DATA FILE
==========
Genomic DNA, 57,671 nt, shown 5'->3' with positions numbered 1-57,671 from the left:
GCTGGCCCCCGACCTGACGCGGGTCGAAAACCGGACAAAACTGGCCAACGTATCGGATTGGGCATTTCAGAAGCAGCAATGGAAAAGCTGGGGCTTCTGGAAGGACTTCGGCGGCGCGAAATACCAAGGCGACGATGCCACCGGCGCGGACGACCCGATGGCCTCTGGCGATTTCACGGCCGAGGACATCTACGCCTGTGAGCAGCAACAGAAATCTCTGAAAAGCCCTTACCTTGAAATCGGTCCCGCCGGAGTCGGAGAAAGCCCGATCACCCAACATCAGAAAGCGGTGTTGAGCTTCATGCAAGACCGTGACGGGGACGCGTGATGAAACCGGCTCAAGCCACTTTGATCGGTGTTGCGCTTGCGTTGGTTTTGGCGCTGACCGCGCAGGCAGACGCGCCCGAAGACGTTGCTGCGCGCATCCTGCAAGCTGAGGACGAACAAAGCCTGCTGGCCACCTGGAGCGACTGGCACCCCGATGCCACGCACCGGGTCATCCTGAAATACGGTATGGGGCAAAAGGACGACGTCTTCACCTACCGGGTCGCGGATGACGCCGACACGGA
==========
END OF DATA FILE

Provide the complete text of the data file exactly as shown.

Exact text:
Genomic DNA, 57,671 nt, shown 5'->3' with positions numbered 1-57,671 from the left:
GCTGGCCCCCGACCTGACGCGGGTCGAAAACCGGACAAAACTGGCCAACGTATCGGATTGGGCATTTCAGAAGCAGCAATGGAAAAGCTGGGGCTTCTGGAAGGACTTCGGCGGCGCGAAATACCAAGGCGACGATGCCACCGGCGCGGACGACCCGATGGCCTCTGGCGATTTCACGGCCGAGGACATCTACGCCTGTGAGCAGCAACAGAAATCTCTGAAAAGCCCTTACCTTGAAATCGGTCCCGCCGGAGTCGGAGAAAGCCCGATCACCCAACATCAGAAAGCGGTGTTGAGCTTCATGCAAGACCGTGACGGGGACGCGTGATGAAACCGGCTCAAGCCACTTTGATCGGTGTTGCGCTTGCGTTGGTTTTGGCGCTGACCGCGCAGGCAGACGCGCCCGAAGACGTTGCTGCGCGCATCCTGCAAGCTGAGGACGAACAAAGCCTGCTGGCCACCTGGAGCGACTGGCACCCCGATGCCACGCACCGGGTCATCCTGAAATACGGTATGGGGCAAAAGGACGACGTCTTCACCTACCGGGTCGCGGATGACGCCGACACGGA